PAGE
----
Rides and Destinations: The USS Midway Museum, San Diego, California

Spend a day exploring the USS Midway Museum in San Diego, California.

USS Midway museum

The USS Midway Museum, located in San Diego, California, includes more than 60 exhibits, with the ship itself being the most unforgettable part.

Photo by Joe Berk

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What: The USS Midway Museum in San Diego, California, a display of historic American military might second to none.
How to Get There: From the north, take I-5 south. From the east, grab I-8 until it intersects I-5 and go south. Once on I-5, watch for the Embarcadero area in downtown San Diego right on the harbor.
Best Kept Secrets: The regions east along US 94 and north San Diego County offer fabulous riding. And you’re just a short 20 minutes away from Baja if you head south on I-5 from San Diego. Anthony’s on the Pier (a mile north of the Midway) is a great stop for lunch or dinner.
More Info: midway.org
More Photos: motofoto.cc

San Diego is a gem of a city. Located near California’s southernmost tip, it offers a temperate climate, incredible restaurants, a magnificent downtown area, arguably the best zoo on the planet, great shopping and world-class museums. Of these, my favorite is the USS Midway Museum.

This isn’t just a museum: It’s the actual USS Midway, an immense aircraft carrier, the longest serving ship in U.S. Navy history and a visible symbol of U.S. power. Docked at the southern end of San Diego’s Embarcadero area (a run of restaurants, shops and sights on San Diego’s harbor), a USS Midway visit should be on your bucket list.

You should plan on spending a good half day at the USS Midway Museum, because there’s a lot to see. The USS Midway includes more than 60 exhibits, with the ship itself being the most unforgettable part; make no mistake, it’s huge. When it first put to sea in 1945 (eight days after Japan surrendered), the USS Midway was the largest ship in the world, a distinction it held for the next decade. I had a sense of the Midway’s size, but it wasn’t until I was in the main hangar in the bowels of the ship and up on the 4-acre flight deck that I realized just how huge it is. They say an aircraft carrier is a floating city. When you see it in person, you’ll understand why.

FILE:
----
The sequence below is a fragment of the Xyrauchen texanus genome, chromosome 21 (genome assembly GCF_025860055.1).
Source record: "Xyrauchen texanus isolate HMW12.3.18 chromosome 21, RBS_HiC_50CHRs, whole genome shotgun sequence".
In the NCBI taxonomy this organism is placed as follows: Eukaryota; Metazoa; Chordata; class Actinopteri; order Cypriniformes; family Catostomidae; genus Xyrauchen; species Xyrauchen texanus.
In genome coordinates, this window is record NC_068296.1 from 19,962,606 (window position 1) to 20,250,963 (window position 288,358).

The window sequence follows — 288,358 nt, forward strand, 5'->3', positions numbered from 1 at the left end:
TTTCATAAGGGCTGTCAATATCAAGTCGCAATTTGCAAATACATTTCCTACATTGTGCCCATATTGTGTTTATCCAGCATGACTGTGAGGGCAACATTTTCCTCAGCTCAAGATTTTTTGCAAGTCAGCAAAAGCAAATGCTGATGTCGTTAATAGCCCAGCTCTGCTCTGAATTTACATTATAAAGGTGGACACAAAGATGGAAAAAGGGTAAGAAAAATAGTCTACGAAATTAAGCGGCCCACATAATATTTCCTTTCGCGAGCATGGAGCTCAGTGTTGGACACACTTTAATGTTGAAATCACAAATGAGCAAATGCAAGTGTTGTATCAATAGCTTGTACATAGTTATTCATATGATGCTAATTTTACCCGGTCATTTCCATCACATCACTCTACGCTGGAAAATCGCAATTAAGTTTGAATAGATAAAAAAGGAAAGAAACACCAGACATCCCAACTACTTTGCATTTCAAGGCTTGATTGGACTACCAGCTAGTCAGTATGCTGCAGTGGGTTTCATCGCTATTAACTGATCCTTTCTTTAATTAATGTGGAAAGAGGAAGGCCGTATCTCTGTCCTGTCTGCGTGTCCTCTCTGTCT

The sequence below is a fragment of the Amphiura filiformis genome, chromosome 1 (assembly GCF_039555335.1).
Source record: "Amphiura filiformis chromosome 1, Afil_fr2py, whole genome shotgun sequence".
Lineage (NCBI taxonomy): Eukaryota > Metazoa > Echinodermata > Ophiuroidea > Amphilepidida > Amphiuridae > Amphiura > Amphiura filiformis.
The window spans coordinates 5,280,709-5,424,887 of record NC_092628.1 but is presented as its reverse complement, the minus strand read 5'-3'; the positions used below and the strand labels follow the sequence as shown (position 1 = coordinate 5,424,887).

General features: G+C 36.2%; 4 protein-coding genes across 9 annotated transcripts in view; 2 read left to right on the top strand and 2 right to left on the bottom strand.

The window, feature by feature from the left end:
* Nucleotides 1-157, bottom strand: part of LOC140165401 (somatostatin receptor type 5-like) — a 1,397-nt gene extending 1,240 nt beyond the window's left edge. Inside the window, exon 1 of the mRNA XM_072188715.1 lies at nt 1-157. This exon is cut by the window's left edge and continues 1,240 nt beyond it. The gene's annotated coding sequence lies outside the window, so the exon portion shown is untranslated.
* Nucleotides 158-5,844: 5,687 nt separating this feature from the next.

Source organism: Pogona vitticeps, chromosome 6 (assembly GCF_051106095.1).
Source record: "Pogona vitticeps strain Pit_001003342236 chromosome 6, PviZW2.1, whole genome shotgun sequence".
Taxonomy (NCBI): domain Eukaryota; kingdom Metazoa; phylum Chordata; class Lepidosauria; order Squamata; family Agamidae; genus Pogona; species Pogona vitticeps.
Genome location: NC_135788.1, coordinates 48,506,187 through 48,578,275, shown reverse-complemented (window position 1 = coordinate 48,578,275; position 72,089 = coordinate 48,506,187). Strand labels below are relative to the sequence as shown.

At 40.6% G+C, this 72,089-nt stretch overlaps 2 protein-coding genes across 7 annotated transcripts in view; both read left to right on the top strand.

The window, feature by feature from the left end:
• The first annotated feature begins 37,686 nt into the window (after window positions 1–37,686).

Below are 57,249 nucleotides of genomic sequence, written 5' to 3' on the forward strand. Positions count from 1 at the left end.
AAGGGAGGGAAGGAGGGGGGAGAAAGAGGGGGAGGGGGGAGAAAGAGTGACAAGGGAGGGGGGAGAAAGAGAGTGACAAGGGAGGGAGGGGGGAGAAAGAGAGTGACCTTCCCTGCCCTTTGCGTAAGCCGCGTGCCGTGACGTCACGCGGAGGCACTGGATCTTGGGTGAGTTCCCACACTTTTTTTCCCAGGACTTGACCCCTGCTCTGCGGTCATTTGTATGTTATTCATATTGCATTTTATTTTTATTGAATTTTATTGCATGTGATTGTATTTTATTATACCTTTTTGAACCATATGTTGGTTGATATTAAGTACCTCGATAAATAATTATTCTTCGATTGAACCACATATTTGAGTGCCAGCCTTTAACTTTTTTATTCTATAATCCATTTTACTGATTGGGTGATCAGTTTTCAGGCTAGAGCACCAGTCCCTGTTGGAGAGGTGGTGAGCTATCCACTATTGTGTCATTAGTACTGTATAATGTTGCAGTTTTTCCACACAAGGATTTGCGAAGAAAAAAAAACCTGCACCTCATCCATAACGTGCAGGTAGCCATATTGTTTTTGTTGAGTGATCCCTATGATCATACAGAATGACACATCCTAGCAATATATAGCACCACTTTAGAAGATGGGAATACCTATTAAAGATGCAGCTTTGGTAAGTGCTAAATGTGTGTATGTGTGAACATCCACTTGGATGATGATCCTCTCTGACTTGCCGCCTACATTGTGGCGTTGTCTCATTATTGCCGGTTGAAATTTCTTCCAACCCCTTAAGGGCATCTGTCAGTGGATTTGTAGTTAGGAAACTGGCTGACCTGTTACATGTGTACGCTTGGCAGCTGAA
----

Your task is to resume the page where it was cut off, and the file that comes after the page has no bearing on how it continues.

On the flight deck and in the hangar below, the USS Midway displays 29 aircraft. You can explore nearly the entire ship, from the crew’s quarters to the “island” where the Air Boss controlled flight operations. You’ll want to leave your helmet and other riding gear with your motorcycle, as the climb up to the flight operations center is tight. The docents (museum guides) are the best part of the visit. Many are senior citizens who flew the aircraft on display. Not aircraft like the ones on display, but the actual aircraft on the Midway. Their stories and the historical connections are real.

I once heard a U.S. president say that when there was trouble anywhere, his first thoughts turned to the carriers. That sure was true for the USS Midway, because where there was trouble, there went the Midway. During the Vietnam War, Midway aviators shot down the first two North Vietnamese Migs in 1965, a whole bunch more after that, and the very last Mig in 1973. If you’re old enough to remember the news footage of U.S. troops pushing helicopters off a carrier deck at the end of the Vietnam War, that was on the Midway. They did that to clear a landing zone for an escaping South Vietnamese Air Force pilot and his family in a small Cessna: They landed on the Midway. She deployed to the Arabian Sea during the Iran hostage crisis, and when North Korean thugs killed two U.S. Army officers in 1976 (while I was stationed in South Korea), the Midway appeared off the coast. Many of the Desert Storm missions were flown from the USS Midway.

After serving proudly on active duty for 47 years, the Midway was decommissioned in 1992 and mothballed in Bremerton, Washington. San Diego, a great Navy town, recognized the opportunity and grabbed the Midway in 2003. During its first year of operation, the USS Midway Museum attracted nearly a million visitors, more than double what the town expected. It’s that good! — Joe Berk